Davenport's discussion about how to best address juvenile crime continued Saturday with a criminal justice forum at Modern Woodmen Park.
Hosted by Scott County Supervisor Ken Croken and the Juvenile Justice Coalition of the Quad-Cities, panel speakers included the Davenport police chief, professors from St. Ambrose University and Grand View University, the Iowa Department of Human Rights and the Scott County Juvenile Detention/Diversion Programs.
The crowd of attendees discussed how to apply alternative sentencing when addressing juvenile crime.
"What we're about today is, how do we balance incarceration with other responses to crime," Croken said, including "other responses that might include community supervision and support, mental health treatment."
At issue for some of the speakers is the potential for Scott County to construct a 64-bed detention center in Davenport. Studies done by the county have said the center, at an estimated cost of more than $30.5 million, would be needed by 2037 to accommodate an increase in youth offenders.
Shaena Fazel, of the Washington, D.C.-based Youth Advocate Program, spoke about the success of a program in Chicago called "Choose to Change." That program combines trauma-informed cognitive behavioral therapy with individualized mentorship and advocacy. The program focuses on boys aged 13-18 who have committed serious offenses.
"They're connected with a caring adult in the community who's with them all the time, even when formal services end. They're reconnected with school," Fazel said. They also reconnect with friends and recognize their personal trauma and how to respond to it.
The numbers make it a public safety success as well, Fazel said. With more than 500 kids in the program in two years, she said the kids' probability of arrest for violent crime decreased by 44 percent, according to the University of Chicago crime lab.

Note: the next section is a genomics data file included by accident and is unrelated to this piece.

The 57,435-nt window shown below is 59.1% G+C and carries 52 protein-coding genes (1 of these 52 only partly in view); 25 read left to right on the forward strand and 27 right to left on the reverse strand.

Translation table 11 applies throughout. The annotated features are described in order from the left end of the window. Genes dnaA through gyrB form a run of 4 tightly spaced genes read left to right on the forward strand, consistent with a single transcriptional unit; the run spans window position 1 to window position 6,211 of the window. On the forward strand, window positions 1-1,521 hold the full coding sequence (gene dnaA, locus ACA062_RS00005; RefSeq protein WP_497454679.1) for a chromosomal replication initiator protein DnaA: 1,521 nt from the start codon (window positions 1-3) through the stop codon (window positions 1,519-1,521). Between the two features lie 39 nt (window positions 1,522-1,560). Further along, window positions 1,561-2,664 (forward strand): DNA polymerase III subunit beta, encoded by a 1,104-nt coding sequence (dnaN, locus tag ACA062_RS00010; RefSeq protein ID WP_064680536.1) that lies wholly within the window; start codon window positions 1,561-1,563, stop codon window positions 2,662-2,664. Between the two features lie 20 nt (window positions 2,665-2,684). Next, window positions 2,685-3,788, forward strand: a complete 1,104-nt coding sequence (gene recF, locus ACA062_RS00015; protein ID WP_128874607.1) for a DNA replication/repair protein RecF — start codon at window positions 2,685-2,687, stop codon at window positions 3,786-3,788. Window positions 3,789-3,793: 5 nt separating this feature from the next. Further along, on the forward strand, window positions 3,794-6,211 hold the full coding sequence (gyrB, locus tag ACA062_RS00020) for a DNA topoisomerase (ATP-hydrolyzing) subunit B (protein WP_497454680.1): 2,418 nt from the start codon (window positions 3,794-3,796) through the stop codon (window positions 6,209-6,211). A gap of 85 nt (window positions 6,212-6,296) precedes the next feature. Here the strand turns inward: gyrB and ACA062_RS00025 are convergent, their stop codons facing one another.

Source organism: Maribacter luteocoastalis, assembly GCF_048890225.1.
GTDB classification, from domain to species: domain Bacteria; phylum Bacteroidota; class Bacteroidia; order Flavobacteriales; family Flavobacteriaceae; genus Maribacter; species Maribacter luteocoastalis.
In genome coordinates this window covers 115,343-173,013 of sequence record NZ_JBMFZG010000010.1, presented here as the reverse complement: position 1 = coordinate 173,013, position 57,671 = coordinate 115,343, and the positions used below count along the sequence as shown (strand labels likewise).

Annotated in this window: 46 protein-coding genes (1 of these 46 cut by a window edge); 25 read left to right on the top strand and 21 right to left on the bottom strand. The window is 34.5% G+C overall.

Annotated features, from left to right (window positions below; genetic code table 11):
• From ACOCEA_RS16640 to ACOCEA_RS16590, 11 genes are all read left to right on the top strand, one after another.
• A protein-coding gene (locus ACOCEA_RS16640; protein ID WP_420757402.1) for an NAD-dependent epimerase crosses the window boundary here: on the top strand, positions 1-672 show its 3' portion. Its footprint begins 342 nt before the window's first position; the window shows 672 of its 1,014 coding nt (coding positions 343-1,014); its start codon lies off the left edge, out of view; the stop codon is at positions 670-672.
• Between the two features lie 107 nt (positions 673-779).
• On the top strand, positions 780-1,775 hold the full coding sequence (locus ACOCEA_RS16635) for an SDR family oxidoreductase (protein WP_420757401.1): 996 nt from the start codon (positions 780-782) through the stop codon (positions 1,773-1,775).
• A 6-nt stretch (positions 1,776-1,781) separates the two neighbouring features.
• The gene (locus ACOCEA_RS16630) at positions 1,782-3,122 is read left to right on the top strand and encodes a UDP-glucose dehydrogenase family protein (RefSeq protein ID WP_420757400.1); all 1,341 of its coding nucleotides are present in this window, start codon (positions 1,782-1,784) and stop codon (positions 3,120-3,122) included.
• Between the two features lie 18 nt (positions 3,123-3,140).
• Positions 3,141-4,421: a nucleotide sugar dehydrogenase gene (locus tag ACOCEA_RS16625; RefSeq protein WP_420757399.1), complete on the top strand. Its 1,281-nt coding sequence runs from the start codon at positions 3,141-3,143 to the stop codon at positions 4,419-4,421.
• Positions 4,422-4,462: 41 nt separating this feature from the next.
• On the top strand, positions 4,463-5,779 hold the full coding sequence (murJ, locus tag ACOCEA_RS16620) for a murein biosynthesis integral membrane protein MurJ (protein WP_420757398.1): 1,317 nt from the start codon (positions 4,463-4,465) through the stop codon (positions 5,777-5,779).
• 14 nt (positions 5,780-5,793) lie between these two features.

"This intervention works because it uses the power of human connection, authentic love and unconditional caring to address trauma," Fazel said.
Cost is another benefit of the program, Fazel said. The program in Chicago costs about $75-85 a day and could serve 500-900 kids with a budget of $16-24 million. "If you have the money here to build a new detention center, you absolutely have the money to invest in kids without incarcerating a single one of them," she said, to applause.
Scott County Juvenile Detention/Diversion Program Director Graham Kaiser noted he had helped implement programs to decrease the number of juveniles in the detention center. Among these is a program that helps those who have been in long-term facilities reintegrate back into the community and the auto theft restorative justice program.
"I think to say that we want to lock them up and throw away the key is just unfair, and it's just an inaccurate representation of what we want to do with the new detention facility," Kaiser said as the crowd applauded again. "We're trying to implement programs. We're trying to divert as many as we can."
One statewide program in use is the detention screening tool, which scores defendants based on the severity of the offense, prior offenses in the last six months and whether they're on probation. If the total score is 13 or more, the defendant is detained; if not, they are allowed to go home.
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Kaiser noted that in 2018, the program averaged 18 kids a day and 21 in 2019. The detention center tries to keep about 14 beds full; others are sent outside of their communities to other facilities throughout Iowa.